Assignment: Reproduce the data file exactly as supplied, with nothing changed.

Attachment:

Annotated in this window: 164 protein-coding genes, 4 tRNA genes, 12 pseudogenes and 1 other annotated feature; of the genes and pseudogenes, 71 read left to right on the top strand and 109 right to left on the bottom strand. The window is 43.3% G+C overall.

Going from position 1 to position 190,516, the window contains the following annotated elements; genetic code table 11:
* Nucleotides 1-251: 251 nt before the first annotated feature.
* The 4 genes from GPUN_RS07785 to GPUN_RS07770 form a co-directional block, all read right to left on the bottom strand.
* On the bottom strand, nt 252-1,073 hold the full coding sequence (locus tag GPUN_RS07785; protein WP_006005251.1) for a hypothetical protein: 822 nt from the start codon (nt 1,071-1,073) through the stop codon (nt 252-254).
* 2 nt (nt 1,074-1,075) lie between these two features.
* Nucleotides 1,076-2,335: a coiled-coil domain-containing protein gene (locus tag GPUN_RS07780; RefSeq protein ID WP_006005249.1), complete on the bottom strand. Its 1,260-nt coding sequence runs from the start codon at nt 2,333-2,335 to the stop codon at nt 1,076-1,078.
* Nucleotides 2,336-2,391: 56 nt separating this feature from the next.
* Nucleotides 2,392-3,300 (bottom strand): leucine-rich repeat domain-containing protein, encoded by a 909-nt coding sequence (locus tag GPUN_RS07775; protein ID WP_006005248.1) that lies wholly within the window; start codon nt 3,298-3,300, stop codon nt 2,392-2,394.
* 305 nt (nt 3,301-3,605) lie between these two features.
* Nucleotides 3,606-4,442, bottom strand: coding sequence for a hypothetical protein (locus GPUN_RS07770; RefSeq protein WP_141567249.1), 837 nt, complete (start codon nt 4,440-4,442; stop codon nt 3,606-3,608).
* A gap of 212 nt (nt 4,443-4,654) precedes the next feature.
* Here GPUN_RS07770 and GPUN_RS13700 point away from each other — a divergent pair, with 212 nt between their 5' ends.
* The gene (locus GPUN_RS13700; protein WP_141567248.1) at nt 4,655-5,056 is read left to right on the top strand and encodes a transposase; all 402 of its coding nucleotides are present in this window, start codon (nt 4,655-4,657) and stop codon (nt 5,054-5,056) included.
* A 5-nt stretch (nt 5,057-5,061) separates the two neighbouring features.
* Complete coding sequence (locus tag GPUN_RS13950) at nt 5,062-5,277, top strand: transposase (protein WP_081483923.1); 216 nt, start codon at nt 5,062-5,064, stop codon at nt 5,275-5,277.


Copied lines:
Annotated in this window: 164 protein-coding genes, 4 tRNA genes, 12 pseudogenes and 1 other annotated feature; of the genes and pseudogenes, 71 read left to right on the top strand and 109 right to left on the bottom strand. The window is 43.3% G+C overall.

Going from position 1 to position 190,516, the window contains the following annotated elements; genetic code table 11:
* Nucleotides 1-251: 251 nt before the first annotated feature.
* The 4 genes from GPUN_RS07785 to GPUN_RS07770 form a co-directional block, all read right to left on the bottom strand.
* On the bottom strand, nt 252-1,073 hold the full coding sequence (locus tag GPUN_RS07785; protein WP_006005251.1) for a hypothetical protein: 822 nt from the start codon (nt 1,071-1,073) through the stop codon (nt 252-254).
* 2 nt (nt 1,074-1,075) lie between these two features.
* Nucleotides 1,076-2,335: a coiled-coil domain-containing protein gene (locus tag GPUN_RS07780; RefSeq protein ID WP_006005249.1), complete on the bottom strand. Its 1,260-nt coding sequence runs from the start codon at nt 2,333-2,335 to the stop codon at nt 1,076-1,078.
* Nucleotides 2,336-2,391: 56 nt separating this feature from the next.
* Nucleotides 2,392-3,300 (bottom strand): leucine-rich repeat domain-containing protein, encoded by a 909-nt coding sequence (locus tag GPUN_RS07775; protein ID WP_006005248.1) that lies wholly within the window; start codon nt 3,298-3,300, stop codon nt 2,392-2,394.
* 305 nt (nt 3,301-3,605) lie between these two features.
* Nucleotides 3,606-4,442, bottom strand: coding sequence for a hypothetical protein (locus GPUN_RS07770; RefSeq protein WP_141567249.1), 837 nt, complete (start codon nt 4,440-4,442; stop codon nt 3,606-3,608).
* A gap of 212 nt (nt 4,443-4,654) precedes the next feature.
* Here GPUN_RS07770 and GPUN_RS13700 point away from each other — a divergent pair, with 212 nt between their 5' ends.
* The gene (locus GPUN_RS13700; protein WP_141567248.1) at nt 4,655-5,056 is read left to right on the top strand and encodes a transposase; all 402 of its coding nucleotides are present in this window, start codon (nt 4,655-4,657) and stop codon (nt 5,054-5,056) included.
* A 5-nt stretch (nt 5,057-5,061) separates the two neighbouring features.
* Complete coding sequence (locus tag GPUN_RS13950) at nt 5,062-5,277, top strand: transposase (protein WP_081483923.1); 216 nt, start codon at nt 5,062-5,064, stop codon at nt 5,275-5,277.